'Thinking is a dangerous activity' | An Paenhuysen

An Paenhuysen, a Berlin-based writer, curator and arts educator will be coming to Malta to deliver a masterclass on art criticism. She speaks to TEODOR RELJIC about what participants can expect, and how contrary to popular belief, love and lightness can be very much part of the critiquing process

An Paenhuysen
An Paenhuysen

How has your background (educational, professional and otherwise) influenced your approach towards criticism, and what were some of the most important lessons you’ve learned along the way?

School and academia definitely sharpened my research and opinion-making skills, but they didn’t contribute much to my joy and confidence in writing. I consider myself to be a ‘light’ writer, which doesn’t really fit with the ‘seriousness’ that academic writing seems to imply. Over the years, I turned this ‘weakness’ of mine into my main interest.

The potential of the short and the light-humored is what my critical writing and thinking-practice focus on. And it’s also what most exercises in my workshops are about: they can be written in a short time span and are intended to try out some half, rather than fully accomplished, thoughts. To have fun became my main advice in writing. I’m a huge Andy Warhol fan so I agree with his philosophy of taking it easy.

What would you say are some of the main principles that an art critic should cleave to at all times, and how many of these are actually ‘teachable’?

Writing is a great way to think things through. But thinking is also a dangerous activity and it involves vulnerability. It’s a lot easier to accept the status quo than to think for oneself. So to gain confidence and strengthen one’s voice, it is necessary to have a safe space to experiment.

The classroom can be this safe space. Creativity is social: without any communication and feedback one won’t be able to grow. But this sharing doesn’t necessarily always need to be a show and tell. It can take the form of ‘write-in’s’ as the poet and art critic Eileen Myles practises them: to write “in the vicinity of other thinking writing bodies and this strictly for dreamy and real private writing production”.

“I don’t really see social media as something negative for art criticism”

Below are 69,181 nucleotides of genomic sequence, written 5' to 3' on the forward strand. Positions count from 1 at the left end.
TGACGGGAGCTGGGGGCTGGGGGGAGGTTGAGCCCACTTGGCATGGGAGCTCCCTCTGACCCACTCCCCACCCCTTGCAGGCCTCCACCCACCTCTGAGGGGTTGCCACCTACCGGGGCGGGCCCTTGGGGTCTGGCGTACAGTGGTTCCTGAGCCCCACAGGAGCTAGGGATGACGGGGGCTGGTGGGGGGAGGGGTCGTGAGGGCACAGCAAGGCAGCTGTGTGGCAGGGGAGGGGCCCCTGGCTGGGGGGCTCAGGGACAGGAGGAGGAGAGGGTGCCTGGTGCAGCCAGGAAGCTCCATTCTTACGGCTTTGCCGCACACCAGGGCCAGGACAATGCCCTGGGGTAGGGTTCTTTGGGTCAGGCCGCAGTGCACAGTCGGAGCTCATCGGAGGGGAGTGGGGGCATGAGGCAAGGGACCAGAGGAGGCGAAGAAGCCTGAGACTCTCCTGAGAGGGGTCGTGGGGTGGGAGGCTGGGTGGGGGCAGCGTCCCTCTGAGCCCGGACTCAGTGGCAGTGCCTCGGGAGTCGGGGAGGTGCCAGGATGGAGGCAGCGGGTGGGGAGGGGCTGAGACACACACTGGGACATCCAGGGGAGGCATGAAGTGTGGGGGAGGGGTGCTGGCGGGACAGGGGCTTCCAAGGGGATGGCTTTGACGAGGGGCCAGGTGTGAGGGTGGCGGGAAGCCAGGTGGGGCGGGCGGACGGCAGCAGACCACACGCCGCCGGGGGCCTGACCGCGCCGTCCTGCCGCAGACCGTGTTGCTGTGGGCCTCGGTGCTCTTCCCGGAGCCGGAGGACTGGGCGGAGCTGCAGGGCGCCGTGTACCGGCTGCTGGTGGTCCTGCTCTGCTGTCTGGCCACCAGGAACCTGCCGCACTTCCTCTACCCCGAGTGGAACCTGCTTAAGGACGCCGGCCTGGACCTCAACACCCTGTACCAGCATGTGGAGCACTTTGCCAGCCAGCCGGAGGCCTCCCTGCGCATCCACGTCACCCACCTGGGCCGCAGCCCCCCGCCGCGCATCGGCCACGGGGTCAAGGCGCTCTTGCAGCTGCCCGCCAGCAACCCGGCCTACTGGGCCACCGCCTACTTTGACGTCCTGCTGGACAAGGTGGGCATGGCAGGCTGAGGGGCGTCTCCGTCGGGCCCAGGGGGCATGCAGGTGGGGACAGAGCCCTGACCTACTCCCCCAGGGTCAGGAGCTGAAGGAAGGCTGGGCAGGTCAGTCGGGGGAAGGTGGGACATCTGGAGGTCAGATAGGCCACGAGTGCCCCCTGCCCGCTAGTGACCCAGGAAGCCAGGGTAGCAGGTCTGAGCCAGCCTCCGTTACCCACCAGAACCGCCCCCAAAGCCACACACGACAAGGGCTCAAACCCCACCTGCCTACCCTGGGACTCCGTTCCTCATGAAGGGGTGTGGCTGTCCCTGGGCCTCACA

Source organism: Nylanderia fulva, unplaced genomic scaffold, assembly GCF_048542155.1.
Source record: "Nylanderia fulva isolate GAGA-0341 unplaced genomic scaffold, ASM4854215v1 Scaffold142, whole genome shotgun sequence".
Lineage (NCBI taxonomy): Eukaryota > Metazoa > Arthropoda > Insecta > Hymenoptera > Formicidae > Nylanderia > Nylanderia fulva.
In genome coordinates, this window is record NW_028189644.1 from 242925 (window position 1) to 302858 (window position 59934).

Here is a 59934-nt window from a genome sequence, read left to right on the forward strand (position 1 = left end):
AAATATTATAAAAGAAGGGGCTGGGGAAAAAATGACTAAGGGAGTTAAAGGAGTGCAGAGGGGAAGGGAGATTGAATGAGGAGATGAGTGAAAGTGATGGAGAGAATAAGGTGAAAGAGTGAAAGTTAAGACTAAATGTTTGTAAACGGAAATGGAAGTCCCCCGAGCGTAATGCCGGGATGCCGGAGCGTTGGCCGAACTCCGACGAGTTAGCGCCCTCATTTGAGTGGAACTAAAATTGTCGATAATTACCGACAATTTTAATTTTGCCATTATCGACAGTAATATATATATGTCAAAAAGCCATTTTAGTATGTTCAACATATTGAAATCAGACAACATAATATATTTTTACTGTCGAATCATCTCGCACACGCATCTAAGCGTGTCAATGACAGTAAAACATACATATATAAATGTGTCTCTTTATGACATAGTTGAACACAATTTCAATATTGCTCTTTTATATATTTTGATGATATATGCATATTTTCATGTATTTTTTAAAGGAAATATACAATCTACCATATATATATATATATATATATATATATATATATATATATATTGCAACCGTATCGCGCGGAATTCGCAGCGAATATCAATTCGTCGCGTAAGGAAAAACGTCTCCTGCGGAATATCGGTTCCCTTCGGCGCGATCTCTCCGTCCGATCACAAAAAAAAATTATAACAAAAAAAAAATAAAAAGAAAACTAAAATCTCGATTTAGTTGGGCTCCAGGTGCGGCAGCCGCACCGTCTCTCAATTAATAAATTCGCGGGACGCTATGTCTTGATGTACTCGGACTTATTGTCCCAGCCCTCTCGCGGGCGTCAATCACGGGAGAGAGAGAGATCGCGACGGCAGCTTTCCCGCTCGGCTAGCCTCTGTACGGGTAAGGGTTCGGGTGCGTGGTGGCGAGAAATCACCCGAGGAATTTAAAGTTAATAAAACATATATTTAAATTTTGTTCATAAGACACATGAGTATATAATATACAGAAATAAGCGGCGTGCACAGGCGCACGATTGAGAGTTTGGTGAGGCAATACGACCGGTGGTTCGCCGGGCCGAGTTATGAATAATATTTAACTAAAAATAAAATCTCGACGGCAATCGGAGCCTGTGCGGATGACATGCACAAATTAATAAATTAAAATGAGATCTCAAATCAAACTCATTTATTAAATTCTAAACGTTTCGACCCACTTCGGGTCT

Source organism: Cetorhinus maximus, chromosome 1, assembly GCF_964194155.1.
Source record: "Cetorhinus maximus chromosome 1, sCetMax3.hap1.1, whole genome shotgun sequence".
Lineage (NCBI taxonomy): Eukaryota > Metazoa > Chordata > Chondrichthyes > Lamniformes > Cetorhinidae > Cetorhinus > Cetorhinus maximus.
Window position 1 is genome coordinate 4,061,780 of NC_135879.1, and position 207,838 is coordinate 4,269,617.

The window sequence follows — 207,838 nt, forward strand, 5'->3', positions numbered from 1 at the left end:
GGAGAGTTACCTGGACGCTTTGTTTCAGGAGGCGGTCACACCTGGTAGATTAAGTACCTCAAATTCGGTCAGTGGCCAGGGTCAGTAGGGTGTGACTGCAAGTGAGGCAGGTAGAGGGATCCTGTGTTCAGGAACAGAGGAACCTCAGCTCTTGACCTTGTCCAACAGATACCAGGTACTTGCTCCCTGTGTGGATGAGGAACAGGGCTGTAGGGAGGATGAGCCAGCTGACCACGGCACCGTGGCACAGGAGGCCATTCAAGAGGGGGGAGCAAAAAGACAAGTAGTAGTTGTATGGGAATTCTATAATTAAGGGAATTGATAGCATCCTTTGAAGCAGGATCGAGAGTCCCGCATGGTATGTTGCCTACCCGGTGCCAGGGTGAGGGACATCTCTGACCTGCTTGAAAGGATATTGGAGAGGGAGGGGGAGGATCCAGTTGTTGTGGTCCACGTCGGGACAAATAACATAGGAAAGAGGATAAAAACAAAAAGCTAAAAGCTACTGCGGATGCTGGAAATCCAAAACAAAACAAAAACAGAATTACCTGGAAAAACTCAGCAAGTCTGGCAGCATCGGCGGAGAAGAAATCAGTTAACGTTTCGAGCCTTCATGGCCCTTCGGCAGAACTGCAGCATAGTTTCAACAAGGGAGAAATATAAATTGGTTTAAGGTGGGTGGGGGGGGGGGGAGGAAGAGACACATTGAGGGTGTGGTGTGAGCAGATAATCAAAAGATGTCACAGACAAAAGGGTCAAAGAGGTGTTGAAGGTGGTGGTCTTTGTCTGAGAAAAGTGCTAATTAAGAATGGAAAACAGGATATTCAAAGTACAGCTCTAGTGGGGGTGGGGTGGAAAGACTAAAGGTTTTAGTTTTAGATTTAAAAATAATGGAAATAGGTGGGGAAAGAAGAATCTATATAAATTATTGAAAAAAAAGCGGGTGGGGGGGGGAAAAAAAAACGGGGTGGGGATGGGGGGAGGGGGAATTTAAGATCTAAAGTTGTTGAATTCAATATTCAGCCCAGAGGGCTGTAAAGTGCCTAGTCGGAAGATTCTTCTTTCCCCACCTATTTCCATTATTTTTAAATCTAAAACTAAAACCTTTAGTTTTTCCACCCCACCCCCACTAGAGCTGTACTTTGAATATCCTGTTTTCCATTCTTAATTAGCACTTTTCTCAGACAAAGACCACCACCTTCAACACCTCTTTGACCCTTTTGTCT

“I don’t really see social media as something negative for art criticism”

How has the social media landscape changed the nature of art criticism, and what are some of the best ways to combat its worst tendencies and side-effects?

I don’t really see social media as something negative for art criticism. It actually helps me to do my own thing independently of art magazines or newspapers. I love blogging! Social media also allows me to explore different ways of writing, for instance with picture haikus that fit the display of Instagram.  

What are you most looking forward to exploring with your upcoming workshop in Malta, and how do you hope to influence and help budding art critics locally?

Although the workshop is about art writing, I like to think that it is for anyone who wants to write about the world we live in. Writing helps to create an awareness of the surroundings, to notice things, and to enjoy them more. And art invites you to look at and sense the world in a slightly different way. The critical part of art criticism is often considered to be a downer; a negative activity that comes from angry, frustrated, and nagging people. But I find that it’s out of love for art that critical writing and thinking comes about. So I hope the workshop on art criticism can inspire people to love more and more!

The workshop

An Panenhuysen’s workshop will appeal to all kinds of writers, who are either interested or already engaged in writing for the arts, from critics, journalists, curators, artists, students, academics, bloggers and commentators, to professionals responsible for creating content and communications for cultural organisations and institutions.

The workshop begins and ends with an online session, with the main component taking place in Malta over two days on November 31 and December 1 at Valletta Vintage, St Paul’s Street, Valletta. Participants are expected to attend all online and offline sessions. The workshop will be presented in English, however for those who prefer to write in Maltese, support will be available from linguist and arts manager, Francesca Mangion. Through varied teaching and learning techniques, the workshop will provide much-needed skills and knowledge, paving the way for a new generation of professional arts writers and critics in Malta. It’s also an opportunity to simply improve your writing skills and meet others with a shared passion. A fee of €50 will apply.

An Paenhuysen is a freelance writer, curator, and arts educator. She is a lecturer with Node Curatorial Studies Online, where she delivers courses on critical and creative writing, and curatorial studies. An has curated exhibitions at the Hamburger Bahnhof – Museum of Contemporary Art, Berlin, as well as the exhibition Gesture Sign Art, Deaf Culture / Hearing Culture, in Kunstraum Kreuzberg/Bethanien, Berlin. She has published a book about the Belgian avant-garde, and has written for exhibition catalogues and art magazines such as Spex, Artslant, and WhiteHotMagazine.

The workshop will be produced by Nicole Bearman (We Live Here) and Margerita Pulè (Unfinished Art Space), two arts professionals who are also both highly accomplished in their fields and passionate about raising levels of knowledge and professionalism in the Maltese arts sector. This project is supported by the Project Support Grant, Malta Arts Fund – Arts Council Malta, and by Valletta Vintage and Artpaper.

Those interested are invited to download an info pack on www.creativecriticalwriting.space, or request more information by emailing [email protected].